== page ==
I’ve written here before about my love/hate relationship with coffee.
I find myself firmly on the “love” side of the divide these days and, as ever, am trying to figure out what that means to me and why.
I’m constantly torn between a desire for solitude and a desire to feel a sense of connection and belonging to other people. In years past, I felt lonely and bereft of companionship, so I’d have to invent reasons and occasions to gather with others–whether it was internet dating, regular outings with girlfriends to visit weird places around the city, serving on the advisory council of my Buddhist temple, or joining a rock band.
These days I’m firmly ensconced in groups of all sorts that demand my attention in a number of ways–working 40 hours a week in an office with an open floor plan and the corresponding expectation for collaboration and conversation at the drop of a hat, weekly rehearsals with my band Pet Theories, caring for my younger autistic sister, living in a tiny one-bedroom apartment with my boyfriend and our two cats, not to mention being tethered to the Internet through this blog, my Twitter and Tumblr accounts, and the various other tendrils of digital life.
Though these relationships fulfill and sustain me in marvelous way, I do find that I still need to counterbalance all that togetherness with moments of solitude wherever I can carve them out. Reliably, those moments happen during meditation in the morning and zone-out time with my headphones on while commuting to work on the CTA. Increasingly, though, I find that making and/or drinking coffee is actually an important ritual that I perform just for me.
At the risk of sounding like some cheesy commercial from the ’80s extolling the virtues of a coffee break for a busy professional woman such as myself, I do find that having a cup of coffee is a reliable indication of “me time.” My boyfriend can’t drink caffeine, so when I make it at home, the whole elaborate ritual of putting together a pour-over cup for myself marks the kitchen as my space for a precious few minutes (despite our cat Rosie’s very loud insistence that she be given her fair share of coconut cream as an even exchange for her not murdering us while we sleep).
I’ve never been a smoker but have always been envious of the socially sanctioned smoke break, where a person just has permission to quietly hang out, doing nothing but letting the world go by for a few minutes. I know the habit is expensive and that there’s an increasing crackdown on places where people are allowed to smoke peacefully and comfortably in the city, but my romantic vision of this ritual remains. Happily, I find that I get some of the same no-questions-asked latitude for time away from my desk when I declare that I need to get a cup of coffee. Office lunchroom coffee is, of course, terrible–but the stolen moments that belong to me are delicious. And increasingly necessary.
I am completely in love with this place and its no-bullshit approach to what it does. You can read plenty about owner Jonathan Ory’s bona fides and background on various culinary sites around the internet. I’m certainly no foodie so I can’t really chime in on all that, but I so appreciate the vibe that he’s created at the shop.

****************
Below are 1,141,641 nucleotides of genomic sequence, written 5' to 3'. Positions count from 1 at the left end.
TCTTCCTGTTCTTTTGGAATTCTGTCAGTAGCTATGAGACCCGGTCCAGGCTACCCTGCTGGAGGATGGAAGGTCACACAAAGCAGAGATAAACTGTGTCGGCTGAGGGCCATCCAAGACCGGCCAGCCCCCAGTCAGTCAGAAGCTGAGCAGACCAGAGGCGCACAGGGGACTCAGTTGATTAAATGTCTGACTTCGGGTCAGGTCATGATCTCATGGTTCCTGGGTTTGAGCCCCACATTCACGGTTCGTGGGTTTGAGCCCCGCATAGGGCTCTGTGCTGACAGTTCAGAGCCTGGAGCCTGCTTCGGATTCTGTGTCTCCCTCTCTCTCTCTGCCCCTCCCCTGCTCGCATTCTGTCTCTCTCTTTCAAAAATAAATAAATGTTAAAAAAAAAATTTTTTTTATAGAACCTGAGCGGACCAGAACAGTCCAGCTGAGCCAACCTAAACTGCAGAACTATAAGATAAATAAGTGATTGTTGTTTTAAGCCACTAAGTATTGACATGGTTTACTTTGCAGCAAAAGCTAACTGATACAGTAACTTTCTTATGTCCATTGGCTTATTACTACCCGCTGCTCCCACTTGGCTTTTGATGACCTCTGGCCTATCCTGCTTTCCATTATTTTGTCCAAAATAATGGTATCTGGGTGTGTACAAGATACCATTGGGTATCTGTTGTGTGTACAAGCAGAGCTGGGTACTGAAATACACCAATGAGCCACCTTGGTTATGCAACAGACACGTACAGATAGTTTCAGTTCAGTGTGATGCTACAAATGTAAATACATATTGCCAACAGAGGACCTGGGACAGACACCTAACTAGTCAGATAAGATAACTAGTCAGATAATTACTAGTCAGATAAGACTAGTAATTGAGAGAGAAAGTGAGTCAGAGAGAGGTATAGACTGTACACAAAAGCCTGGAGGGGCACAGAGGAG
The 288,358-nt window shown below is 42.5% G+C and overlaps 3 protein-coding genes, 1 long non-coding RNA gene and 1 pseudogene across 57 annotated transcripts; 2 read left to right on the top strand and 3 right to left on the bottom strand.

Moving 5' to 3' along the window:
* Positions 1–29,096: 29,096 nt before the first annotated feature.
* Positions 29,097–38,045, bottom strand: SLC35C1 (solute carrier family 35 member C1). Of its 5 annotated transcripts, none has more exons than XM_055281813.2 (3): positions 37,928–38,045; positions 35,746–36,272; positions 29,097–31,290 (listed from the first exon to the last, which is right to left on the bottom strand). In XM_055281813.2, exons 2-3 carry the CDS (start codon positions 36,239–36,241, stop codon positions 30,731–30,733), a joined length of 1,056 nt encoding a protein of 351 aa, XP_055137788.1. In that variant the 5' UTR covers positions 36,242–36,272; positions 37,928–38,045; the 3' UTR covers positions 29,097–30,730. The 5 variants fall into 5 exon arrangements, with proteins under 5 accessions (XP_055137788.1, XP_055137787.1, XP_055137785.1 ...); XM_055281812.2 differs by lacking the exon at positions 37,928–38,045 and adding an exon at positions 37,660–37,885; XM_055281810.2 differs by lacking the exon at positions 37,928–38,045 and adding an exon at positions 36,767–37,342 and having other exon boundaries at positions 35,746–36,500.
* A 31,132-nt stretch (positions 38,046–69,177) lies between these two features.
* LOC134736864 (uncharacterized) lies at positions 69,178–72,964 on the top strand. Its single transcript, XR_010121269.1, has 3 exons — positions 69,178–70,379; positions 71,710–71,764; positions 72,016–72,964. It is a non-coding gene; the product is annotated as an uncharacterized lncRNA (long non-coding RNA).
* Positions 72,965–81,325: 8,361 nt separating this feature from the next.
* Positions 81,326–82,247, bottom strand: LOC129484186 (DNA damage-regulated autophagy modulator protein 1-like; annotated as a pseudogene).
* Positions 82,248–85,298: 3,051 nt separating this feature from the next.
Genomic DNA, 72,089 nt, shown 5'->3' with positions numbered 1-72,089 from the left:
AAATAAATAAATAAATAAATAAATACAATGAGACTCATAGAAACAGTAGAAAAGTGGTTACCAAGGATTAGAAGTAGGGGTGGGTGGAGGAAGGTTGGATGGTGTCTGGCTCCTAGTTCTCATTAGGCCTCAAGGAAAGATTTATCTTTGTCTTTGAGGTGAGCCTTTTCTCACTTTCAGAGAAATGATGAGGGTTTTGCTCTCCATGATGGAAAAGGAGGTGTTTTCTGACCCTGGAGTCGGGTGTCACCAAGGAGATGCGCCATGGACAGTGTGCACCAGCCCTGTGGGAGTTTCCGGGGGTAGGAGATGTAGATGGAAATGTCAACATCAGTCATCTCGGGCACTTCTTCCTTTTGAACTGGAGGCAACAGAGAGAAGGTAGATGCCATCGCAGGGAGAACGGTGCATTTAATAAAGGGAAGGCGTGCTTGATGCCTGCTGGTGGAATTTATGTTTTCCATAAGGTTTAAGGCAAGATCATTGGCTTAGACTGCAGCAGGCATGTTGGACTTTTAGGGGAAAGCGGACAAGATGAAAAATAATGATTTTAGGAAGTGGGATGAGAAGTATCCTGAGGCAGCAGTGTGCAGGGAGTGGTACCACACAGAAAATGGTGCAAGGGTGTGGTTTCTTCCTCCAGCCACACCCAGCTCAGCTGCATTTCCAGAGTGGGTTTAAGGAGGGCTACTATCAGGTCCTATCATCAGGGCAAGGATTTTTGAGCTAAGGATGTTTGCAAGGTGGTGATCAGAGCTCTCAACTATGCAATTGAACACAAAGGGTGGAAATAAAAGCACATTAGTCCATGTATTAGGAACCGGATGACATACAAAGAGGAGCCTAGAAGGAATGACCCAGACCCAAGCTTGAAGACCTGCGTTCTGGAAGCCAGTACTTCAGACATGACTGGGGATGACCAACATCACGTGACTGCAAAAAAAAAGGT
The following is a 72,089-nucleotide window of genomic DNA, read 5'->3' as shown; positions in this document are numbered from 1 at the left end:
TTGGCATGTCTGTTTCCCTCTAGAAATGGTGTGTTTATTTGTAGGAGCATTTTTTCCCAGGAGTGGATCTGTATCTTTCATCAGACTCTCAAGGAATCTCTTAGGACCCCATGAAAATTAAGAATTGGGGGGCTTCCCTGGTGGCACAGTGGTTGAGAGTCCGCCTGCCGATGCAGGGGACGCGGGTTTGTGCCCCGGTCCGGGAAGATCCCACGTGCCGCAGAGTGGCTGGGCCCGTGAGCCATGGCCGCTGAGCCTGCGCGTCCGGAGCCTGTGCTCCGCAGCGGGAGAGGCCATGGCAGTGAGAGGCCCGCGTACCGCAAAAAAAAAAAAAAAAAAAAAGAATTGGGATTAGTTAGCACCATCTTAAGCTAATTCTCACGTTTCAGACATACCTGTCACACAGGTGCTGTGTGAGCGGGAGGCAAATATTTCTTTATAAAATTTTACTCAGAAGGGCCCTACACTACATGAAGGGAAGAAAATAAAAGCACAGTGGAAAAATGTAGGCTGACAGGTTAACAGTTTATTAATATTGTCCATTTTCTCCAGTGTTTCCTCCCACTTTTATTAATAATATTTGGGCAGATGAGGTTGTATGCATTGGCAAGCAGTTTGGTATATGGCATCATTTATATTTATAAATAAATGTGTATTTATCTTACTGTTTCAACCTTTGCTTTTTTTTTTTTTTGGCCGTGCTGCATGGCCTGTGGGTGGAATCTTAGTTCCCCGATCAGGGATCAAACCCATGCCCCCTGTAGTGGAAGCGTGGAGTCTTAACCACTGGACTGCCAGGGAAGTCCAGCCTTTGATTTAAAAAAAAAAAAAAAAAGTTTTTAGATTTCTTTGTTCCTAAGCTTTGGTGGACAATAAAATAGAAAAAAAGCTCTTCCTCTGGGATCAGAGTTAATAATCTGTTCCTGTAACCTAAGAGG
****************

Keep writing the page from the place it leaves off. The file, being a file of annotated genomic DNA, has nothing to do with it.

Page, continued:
In eliminating the expected trappings of a “normal” coffee shop–like, y’know, chairs–he’s beautifully put the emphasis on his limited but exquisite menu of drinks and pastries. I very rarely drink coffee without generous quantities of cream and sugar, but here I do–it’s so rich and flavorful and smooth that it really only needs a small sprinkling of sugar granules to make it palatable to me. If it’s unexpectedly busy in the shop, or when the weather’s nice and I want to walk, I’ll get it to go, but these days I’ve been staying to drink it, extending my blissful alone time standing up at the edge of the one long table in the center of the room, maybe halfheartedly scrolling through Twitter or Instagram, but mostly just zoning out, bringing myself back to the rhythms of the regular world after an hour or so at the temple.
And though I do crave my alone time, I also never want to take for granted my connection to my loved ones, so I’ve developed the habit of checking in with my boyfriend by text message, sending him a photo of what I’ve taken to calling “the weekly coffee report.” Which is exactly what it sounds like–photos snapped staring down the barrel of my coffee cup, all completely interchangeable at some level but precious to me just the same for the way they represent a certain satisfying groove of habit that’s been worn into my life of late.
Is that maybe the root of my current love affair with coffee? Its perfect balance between sameness and variation? A cup of coffee brewed at home is not a cup of coffee from Dunkin’ Donuts is not a cup of coffee from Asado, nevertheless . . .
As Adam Gopnik writes in Paris to the Moon,
Can’t repeat the past? We do it every day. We build a life, or try to, of pleasures and duties that will become routine, so that every day will be the same day, or nearly so, “the day of our life,” Randall Jarrell called it.
Of course the snob in me is torn between raving about Bad Wolf Coffee so that more people will check it out (and help it stay in business) and wanting to keep it my own little secret, a place where I can reliably go to disappear in plain sight for a short while. But I honestly love it too much to keep it to myself; I suppose there’s plenty of time for visitors in the day of my life. So if you happen to see me at the corner of the big wooden table on a Sunday morning, let us give thanks together for the bridge between the transcendent and the mundane, the solitary and the communal, offered by sharing the ritual of a really good cup of coffee.